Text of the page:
Hi! I am Rut, I am a biogeochemist and oceanographer.

My main research interest is the cycling of elements in the environment, especially the biogeochemistry of carbon. I aim to unravel the natural drivers controlling marine ecosystems and the impact that anthropogenic factors have on them.

American Geophysical Union AGU Fall Meeting
December 2017
Ocean Carbon & Biogeochemistry
2018 Summer Workshop
June 2018

RECENT MEETINGS

Ocean Science
Meeting
February 2018
Woods Hole
Science Stroll
​August 2019
August 2018
Buzzards Bay Coalition
Baywatcher
Summer 2017 - 2019

RECENT OUTREACH ACTIVITIES

Falmouth Science and
Engineering Fair (Judge)
March 2018
Woods Hole Science Stroll 2018
Sampling in Gunning Point Pond 

MOST RECENT PUBLICATIONS

Hurricanes enhance labile carbon export to the deep ocean

 

Pedrosa-Pàmies, R., Conte, M. H., Weber, J.C., Johnson, R.

 

Geophysical Research Letters, August 2019, https://doi.org/10.1029/2019GL083719.

Tropical cyclones (hurricanes) generate intense surface ocean cooling and vertical mixing resulting in nutrient upwelling into the photic zone and episodic phytoplankton blooms. However, their influence on the deep ocean remains unknown. Here we present evidence that hurricanes also impact the ocean's biological pump by enhancing export of labile organic material to the deep ocean. In October 2016, Category 3 Hurricane Nicole passed over the Bermuda Time Series site in the oligotrophic NW Atlantic Ocean. Following Nicole's passage, particulate fluxes of lipids diagnostic of fresh phytodetritus, zooplankton and microbial biomass increased by 30‐300% at 1500 m and 30‐800% at 3200 m depths. Mesopelagic suspended particles following Nicole were also enriched in phytodetrital material and in zooplankton and bacteria lipids, indicating particle disaggregation and a deep‐water ecosystem response. Predicted climate‐induced increases in hurricane frequency and/or intensity may significantly alter ocean biogeochemical cycles by increasing the strength of the biological pump.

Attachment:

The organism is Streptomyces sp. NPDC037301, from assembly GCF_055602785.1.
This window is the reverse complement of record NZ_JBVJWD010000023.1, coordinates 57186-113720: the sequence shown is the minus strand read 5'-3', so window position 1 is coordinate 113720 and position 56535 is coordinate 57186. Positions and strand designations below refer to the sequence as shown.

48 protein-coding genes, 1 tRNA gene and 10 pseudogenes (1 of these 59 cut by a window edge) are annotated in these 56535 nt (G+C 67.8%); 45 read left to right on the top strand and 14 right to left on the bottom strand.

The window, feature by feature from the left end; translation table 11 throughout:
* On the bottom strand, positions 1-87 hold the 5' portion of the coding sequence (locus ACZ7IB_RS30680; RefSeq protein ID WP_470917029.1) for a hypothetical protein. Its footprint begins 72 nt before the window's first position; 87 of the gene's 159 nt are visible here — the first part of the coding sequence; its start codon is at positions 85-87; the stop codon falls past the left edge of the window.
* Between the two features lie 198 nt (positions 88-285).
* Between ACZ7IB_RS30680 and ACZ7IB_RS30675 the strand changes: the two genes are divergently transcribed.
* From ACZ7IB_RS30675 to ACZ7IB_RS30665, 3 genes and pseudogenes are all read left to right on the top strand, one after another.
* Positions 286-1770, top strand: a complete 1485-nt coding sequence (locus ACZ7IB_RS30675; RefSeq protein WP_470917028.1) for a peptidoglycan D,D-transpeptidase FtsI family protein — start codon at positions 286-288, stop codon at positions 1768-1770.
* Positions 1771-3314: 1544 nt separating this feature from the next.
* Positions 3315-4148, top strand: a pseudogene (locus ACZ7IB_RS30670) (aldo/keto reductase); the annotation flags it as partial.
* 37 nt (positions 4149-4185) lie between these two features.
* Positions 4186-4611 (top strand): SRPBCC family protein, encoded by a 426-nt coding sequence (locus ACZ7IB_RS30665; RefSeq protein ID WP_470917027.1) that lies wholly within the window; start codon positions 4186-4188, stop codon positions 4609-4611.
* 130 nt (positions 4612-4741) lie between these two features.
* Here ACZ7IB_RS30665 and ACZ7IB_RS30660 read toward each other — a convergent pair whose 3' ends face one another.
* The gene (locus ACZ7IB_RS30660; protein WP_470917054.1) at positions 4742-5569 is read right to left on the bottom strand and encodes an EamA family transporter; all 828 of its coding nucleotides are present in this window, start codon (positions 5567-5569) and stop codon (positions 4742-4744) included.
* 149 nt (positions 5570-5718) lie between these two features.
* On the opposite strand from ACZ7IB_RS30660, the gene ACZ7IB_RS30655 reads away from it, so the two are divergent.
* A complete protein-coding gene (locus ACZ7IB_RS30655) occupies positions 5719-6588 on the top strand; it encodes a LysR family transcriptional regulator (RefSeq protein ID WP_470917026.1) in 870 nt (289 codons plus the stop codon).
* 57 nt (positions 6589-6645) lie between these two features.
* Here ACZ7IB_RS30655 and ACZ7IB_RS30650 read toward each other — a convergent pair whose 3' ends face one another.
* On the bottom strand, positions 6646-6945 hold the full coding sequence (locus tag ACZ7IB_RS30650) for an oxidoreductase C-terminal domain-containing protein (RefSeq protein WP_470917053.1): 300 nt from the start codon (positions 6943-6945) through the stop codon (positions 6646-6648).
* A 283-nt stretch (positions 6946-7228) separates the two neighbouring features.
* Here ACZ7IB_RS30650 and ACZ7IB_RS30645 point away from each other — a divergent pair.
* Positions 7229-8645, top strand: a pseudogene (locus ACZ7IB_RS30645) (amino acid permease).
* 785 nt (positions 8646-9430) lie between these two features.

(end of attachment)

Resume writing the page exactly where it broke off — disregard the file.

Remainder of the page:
Hurricane Nicole.jpg

Hurricane Nicole 12 Oct, 216.

Image: NASA

Carbon cycling in the Sargasso Sea water column: insights from lipid biomarkers in suspended particles

 

Pedrosa-Pàmies, R., Conte, M. H., Weber, J.C., Johnson, R.

 

Progress in Oceanography, August 2018, doi: 10.1016/j.pocean.2018.08.005.

This study compares lipid biomarker and bulk constituents (organic carbon and δ13C, nitrogen and carbonate) in suspended particles (30-4400 m depth) collected at the Oceanic Flux Program site in the northern Sargasso Sea (north Atlantic) off Bermuda during three periods of contrasting oceanographic conditions: following the spring bloom (April 2015), during the low productivity period (November 2015), and two weeks after the passage of the Category 3-4 Hurricane Nicole (October 2016). Lipids biomarkers were used to evaluate the contributions of phytoplankton, zooplankton and bacterial sources to the particulate organic carbon (POC), diagenetic transformations of suspended POC throughout the water column and within the nepheloid layer, and seasonal and non-seasonal temporal variability, including the impact of an extreme weather event.

lipids suspended particles ocean.jpg

Total lipids in suspended in suspended particles collected in the norther Sargasso Sea (OFP site).

Marine biogeochemistry

Rut Pedrosa Pàmies © 2018

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